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S&P 500   5,087.03
DOW   39,069.11
QQQ   438.07
Top-Rated AMD nears major breakout level
[BREAKING] Pentagon to Spend Billions on "Living Missile" (Ad)
Roku stock and the mother of all entry opportunities
AI powerhouse NVIDIA will hit $1000 soon
[BREAKING] Pentagon to Spend Billions on "Living Missile" (Ad)
Nvidia, Royal Caribbean rise; Rivian, Etsy fall, Thursday, 2/22/2024
Rivian shares gets discounted; shares can move lower 
This is the #1 Stock to Buy for the AI Tidal Wave (Ad)
The Trade Desk: 3 reasons to buy before a new all-time high
Wall Street sees a solid year ahead for homebuilders, though mortgage rates remain a wildcard
S&P 500   5,087.03
DOW   39,069.11
QQQ   438.07
Top-Rated AMD nears major breakout level
[BREAKING] Pentagon to Spend Billions on "Living Missile" (Ad)
Roku stock and the mother of all entry opportunities
AI powerhouse NVIDIA will hit $1000 soon
[BREAKING] Pentagon to Spend Billions on "Living Missile" (Ad)
Nvidia, Royal Caribbean rise; Rivian, Etsy fall, Thursday, 2/22/2024
Rivian shares gets discounted; shares can move lower 
This is the #1 Stock to Buy for the AI Tidal Wave (Ad)
The Trade Desk: 3 reasons to buy before a new all-time high
Wall Street sees a solid year ahead for homebuilders, though mortgage rates remain a wildcard
S&P 500   5,087.03
DOW   39,069.11
QQQ   438.07
Top-Rated AMD nears major breakout level
[BREAKING] Pentagon to Spend Billions on "Living Missile" (Ad)
Roku stock and the mother of all entry opportunities
AI powerhouse NVIDIA will hit $1000 soon
[BREAKING] Pentagon to Spend Billions on "Living Missile" (Ad)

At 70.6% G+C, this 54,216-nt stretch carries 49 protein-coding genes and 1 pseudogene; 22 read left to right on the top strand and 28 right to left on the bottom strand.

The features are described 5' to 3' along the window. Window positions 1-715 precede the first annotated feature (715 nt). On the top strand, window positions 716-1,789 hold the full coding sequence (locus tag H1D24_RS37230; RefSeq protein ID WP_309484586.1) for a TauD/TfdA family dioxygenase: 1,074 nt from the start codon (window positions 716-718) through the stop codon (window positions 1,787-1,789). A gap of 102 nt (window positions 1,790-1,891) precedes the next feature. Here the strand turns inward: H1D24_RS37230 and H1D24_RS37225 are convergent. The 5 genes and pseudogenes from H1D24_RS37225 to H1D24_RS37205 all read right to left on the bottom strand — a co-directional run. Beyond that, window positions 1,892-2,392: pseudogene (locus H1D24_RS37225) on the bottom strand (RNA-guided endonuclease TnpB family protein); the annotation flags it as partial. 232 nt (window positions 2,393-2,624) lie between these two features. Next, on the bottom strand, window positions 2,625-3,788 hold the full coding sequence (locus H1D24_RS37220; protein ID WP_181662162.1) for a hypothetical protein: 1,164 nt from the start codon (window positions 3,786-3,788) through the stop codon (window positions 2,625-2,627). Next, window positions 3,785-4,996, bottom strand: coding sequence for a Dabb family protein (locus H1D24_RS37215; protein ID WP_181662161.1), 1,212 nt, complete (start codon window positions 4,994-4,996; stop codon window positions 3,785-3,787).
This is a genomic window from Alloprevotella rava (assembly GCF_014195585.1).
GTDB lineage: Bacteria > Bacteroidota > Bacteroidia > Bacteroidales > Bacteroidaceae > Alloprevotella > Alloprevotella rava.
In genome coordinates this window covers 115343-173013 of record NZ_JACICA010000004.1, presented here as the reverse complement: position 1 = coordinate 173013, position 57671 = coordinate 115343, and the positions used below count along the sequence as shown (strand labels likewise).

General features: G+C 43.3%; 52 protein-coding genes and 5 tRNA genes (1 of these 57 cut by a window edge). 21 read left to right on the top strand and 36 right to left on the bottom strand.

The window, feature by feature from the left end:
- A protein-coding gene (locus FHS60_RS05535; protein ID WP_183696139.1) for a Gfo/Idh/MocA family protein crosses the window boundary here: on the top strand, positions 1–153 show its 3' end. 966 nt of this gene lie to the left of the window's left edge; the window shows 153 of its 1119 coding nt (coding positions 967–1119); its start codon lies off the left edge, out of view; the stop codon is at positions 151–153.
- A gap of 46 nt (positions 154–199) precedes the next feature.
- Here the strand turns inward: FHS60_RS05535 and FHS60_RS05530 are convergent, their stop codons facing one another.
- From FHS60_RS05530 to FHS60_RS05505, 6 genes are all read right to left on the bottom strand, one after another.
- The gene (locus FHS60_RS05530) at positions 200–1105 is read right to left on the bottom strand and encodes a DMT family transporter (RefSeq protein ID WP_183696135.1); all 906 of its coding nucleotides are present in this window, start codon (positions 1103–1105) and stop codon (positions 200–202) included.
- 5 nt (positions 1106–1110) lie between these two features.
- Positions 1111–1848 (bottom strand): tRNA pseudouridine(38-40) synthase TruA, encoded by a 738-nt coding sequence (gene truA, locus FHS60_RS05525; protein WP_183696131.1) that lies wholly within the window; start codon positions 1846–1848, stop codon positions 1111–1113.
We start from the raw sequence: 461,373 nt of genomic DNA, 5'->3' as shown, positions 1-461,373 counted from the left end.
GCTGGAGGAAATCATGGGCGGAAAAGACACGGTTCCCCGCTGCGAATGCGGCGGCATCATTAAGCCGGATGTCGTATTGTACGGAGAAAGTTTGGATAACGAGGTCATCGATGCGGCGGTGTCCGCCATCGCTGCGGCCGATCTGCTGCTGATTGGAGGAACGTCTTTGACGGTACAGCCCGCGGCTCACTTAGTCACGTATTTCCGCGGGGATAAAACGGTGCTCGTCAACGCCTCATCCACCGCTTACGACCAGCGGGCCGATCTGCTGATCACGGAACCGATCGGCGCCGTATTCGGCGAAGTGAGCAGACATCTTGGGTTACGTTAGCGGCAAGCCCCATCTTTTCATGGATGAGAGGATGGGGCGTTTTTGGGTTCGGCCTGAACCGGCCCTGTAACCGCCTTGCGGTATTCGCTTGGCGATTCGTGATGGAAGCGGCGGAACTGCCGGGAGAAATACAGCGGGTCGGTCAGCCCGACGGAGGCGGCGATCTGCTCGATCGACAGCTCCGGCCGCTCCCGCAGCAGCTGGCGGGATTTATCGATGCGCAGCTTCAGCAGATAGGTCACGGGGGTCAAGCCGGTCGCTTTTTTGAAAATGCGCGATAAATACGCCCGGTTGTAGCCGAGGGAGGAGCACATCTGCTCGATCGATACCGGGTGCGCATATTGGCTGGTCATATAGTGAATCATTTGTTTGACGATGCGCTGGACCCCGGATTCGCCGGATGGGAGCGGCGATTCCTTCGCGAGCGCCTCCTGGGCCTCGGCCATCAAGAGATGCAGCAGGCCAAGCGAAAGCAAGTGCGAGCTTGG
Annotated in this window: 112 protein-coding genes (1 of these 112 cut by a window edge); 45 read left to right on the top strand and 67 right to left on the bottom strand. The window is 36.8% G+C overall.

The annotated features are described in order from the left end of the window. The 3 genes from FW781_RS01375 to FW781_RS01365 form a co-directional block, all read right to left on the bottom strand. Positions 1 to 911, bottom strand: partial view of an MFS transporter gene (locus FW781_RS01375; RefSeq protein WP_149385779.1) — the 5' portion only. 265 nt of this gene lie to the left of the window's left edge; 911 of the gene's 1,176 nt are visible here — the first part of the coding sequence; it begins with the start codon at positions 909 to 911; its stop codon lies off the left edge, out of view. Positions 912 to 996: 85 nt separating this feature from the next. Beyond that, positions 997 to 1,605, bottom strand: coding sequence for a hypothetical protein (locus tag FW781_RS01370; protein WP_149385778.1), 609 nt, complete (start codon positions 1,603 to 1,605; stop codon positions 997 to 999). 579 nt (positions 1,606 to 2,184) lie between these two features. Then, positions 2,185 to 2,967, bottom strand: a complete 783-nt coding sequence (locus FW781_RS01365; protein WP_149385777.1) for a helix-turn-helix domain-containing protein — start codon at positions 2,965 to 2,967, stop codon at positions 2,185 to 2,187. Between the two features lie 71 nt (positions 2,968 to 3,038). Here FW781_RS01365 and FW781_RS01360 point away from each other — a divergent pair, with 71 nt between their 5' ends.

Nvidia, Royal Caribbean rise; Rivian, Etsy fall, Thursday, 2/22/2024
Rivian shares gets discounted; shares can move lower 
This is the #1 Stock to Buy for the AI Tidal Wave (Ad)
The Trade Desk: 3 reasons to buy before a new all-time high
Wall Street sees a solid year ahead for homebuilders, though mortgage rates remain a wildcard

Eaton Q2 2022 Earnings Call Transcript


Listen to Conference Call View Latest SEC 10-Q Filing

Participants

Corporate Executives

  • Yan Jin
    Senior Vice President, Investor Relations
  • Craig Arnold
    Chairman & Chief Executive Officer
  • Tom Okray
    Executive Vice President and Chief Financial Officer

Presentation

Operator

Ladies and gentlemen, thank you for standing by, and welcome to the Eaton Second Quarter Earnings Conference Call. [Operator Instructions]. And as a reminder, today's conference is being recorded.

I would now like to turn the conference over to your host, Yan Jin, Senior Vice President of Investor Relations. Please go ahead.

Yan Jin
Senior Vice President, Investor Relations at Eaton

Hi, good morning. I'm Yan Jin. Thank you for joining us for Eaton's second quarter 2022 earnings call. With me today are Craig Arnold, our Chairman and CEO; and Tom Okray, Executive Vice President and Chief Financial Officer. Our agenda today include opening remarks by Craig, highlighting the company's performance in the second quarter.

As we have done on our past calls, we'll be taking questions at the end of Craig's comments. The press release and the presentation we'll go through today have been posted on our website. This presentation, including adjusted earnings per share, adjusted free cash flow, and other non-GAAP measures, they're reconciled in the appendix.